Forced to spend 23 hours in extreme isolation, Mayfield consumed himself with literature. He started off with Sun Tzu’s “The Art of War,” with particular focus on the use of energy chapter.
“Being alone for that amount of time each day, you’ve really got to find a way to channel all your emotions,” Mayfield said. “You’ve got to take the fear, the anger, the desperation and despair, the darkness and turn it into something positive. That book saved my life.”
He also started reading Henry David Thoreau and got heavily involved with Transcendentalism. A relapsed Catholic, Mayfield also started working on re-establishing his relationship with the higher powers. He got heavily involved with Buddhism, finding Zen meditation.
“Reading Thoreau and Emerson really encouraged me to find out who I was in relation to the universe,” Mayfield said. “And it was only through mediation, that I was able to slow my stream of thoughts down long enough to discover who I was in relationship to everything else.”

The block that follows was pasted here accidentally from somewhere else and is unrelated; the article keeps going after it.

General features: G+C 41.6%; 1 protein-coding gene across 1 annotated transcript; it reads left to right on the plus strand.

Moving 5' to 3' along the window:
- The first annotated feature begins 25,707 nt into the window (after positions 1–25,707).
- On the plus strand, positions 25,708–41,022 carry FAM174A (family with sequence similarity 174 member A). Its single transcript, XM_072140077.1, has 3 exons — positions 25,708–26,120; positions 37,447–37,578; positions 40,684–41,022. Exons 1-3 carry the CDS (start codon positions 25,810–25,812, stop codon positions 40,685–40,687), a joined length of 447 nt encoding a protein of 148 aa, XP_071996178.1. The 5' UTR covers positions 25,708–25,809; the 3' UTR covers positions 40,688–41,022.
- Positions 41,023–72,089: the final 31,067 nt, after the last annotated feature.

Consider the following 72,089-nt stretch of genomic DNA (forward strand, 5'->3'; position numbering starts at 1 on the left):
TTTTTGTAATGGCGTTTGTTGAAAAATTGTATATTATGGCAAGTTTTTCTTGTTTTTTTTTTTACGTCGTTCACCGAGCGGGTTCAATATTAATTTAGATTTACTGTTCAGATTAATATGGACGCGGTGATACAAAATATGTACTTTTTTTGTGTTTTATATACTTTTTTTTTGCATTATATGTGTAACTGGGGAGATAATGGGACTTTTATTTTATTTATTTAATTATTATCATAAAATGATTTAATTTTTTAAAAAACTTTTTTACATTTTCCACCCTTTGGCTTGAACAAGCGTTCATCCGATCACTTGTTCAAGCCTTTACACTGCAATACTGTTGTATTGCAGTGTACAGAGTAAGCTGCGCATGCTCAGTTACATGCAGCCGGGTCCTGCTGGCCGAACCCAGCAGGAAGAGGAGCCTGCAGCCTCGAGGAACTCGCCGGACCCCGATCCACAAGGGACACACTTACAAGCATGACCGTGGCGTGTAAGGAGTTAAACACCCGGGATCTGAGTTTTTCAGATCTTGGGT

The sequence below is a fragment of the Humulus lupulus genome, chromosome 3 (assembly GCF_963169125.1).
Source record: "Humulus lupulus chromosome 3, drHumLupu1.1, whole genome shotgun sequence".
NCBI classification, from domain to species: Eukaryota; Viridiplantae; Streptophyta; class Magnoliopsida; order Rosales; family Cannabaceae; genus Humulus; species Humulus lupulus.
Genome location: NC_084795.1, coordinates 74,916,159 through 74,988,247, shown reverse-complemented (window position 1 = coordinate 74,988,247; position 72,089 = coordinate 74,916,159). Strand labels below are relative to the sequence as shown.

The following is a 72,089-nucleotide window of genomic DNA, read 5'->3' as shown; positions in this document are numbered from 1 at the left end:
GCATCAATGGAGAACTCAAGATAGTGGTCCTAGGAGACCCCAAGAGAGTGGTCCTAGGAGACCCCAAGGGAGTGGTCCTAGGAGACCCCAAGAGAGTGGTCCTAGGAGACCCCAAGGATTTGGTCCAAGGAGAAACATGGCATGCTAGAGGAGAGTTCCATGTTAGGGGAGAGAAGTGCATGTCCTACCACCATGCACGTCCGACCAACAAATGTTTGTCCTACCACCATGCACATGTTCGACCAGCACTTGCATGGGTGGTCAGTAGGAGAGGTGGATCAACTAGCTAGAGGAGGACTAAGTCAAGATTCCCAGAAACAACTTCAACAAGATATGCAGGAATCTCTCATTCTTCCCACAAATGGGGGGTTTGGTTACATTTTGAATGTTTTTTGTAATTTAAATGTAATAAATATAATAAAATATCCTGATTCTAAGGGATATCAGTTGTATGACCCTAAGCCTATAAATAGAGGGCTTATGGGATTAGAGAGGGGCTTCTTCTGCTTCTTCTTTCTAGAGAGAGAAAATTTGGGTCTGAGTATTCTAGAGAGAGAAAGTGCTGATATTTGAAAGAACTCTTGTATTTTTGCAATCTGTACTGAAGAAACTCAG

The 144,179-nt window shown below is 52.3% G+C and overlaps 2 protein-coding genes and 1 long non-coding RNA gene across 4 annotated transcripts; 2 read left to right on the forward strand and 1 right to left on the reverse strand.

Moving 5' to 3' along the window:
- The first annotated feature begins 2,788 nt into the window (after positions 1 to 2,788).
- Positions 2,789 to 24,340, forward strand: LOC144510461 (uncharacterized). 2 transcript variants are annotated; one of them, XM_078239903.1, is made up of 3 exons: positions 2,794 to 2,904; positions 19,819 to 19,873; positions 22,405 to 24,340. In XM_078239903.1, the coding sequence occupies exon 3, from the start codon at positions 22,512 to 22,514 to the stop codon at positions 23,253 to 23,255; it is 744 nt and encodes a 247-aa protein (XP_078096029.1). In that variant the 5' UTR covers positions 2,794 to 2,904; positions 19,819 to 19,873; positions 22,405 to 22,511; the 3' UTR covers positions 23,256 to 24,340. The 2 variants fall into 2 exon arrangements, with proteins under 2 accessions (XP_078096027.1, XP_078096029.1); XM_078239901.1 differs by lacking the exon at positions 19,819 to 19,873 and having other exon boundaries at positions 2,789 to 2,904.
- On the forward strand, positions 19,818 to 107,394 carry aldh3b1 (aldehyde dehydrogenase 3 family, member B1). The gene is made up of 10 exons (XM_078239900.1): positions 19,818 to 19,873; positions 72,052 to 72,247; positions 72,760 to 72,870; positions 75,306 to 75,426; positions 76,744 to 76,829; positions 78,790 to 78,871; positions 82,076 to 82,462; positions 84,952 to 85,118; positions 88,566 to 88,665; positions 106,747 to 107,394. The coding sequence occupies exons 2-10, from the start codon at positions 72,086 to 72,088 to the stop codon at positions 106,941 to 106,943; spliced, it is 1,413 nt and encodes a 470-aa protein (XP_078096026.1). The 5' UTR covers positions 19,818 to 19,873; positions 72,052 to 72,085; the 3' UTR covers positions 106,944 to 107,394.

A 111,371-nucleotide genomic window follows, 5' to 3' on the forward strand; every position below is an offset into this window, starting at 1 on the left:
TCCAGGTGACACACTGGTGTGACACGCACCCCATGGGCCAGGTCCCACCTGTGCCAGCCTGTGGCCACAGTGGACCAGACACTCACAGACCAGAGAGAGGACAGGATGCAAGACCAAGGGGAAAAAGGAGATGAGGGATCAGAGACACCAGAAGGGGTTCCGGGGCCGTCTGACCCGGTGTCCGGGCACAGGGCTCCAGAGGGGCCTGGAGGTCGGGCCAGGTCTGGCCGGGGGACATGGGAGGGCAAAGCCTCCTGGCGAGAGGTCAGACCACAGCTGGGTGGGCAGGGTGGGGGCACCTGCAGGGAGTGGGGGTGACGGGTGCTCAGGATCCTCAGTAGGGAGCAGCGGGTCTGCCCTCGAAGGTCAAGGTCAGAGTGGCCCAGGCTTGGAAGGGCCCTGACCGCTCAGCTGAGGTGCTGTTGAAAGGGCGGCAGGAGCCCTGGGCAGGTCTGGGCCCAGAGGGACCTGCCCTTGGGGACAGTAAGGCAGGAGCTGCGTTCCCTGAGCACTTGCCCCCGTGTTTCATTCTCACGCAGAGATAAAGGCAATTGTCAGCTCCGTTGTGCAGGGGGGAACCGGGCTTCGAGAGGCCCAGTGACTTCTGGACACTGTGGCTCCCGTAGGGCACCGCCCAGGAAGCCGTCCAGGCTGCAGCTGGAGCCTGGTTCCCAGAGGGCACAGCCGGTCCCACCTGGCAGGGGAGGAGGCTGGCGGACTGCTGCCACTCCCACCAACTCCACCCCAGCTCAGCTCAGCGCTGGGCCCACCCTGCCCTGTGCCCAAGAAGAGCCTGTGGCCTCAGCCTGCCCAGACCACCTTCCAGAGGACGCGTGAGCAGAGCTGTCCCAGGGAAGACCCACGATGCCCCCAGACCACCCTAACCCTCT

“It made me more aware. For the first time in my life, I really knew who I was and what my purpose was.”
Mayfield’s efforts paid handsome dividends. Within a matter of six months, he was let out of segregation and placed back into general population, where he began teaching a class on meditation to some of the prison’s most violent offenders. The guards took notice and some of them beginning writing letters to the governor to have the rest of Mayfield’s sentence commuted.
“Being able to reach some of those inmates really helped me atone for the things I’ve done,” said Mayfield. “Helping fix their lives really made me feel more at peace and that I was giving back for the life I stole.”
Meanwhile, little did Mayfield know that one of the guards had snuck the security video of the fight out of the prison and placed it on YouTube. It wasn’t too long before Mayfield started receiving calls from NFL scouts. At first, it was the Pittsburgh Steelers, then the Green Bay Packers followed by the Chicago Bears. Mayfield, though, had little interest.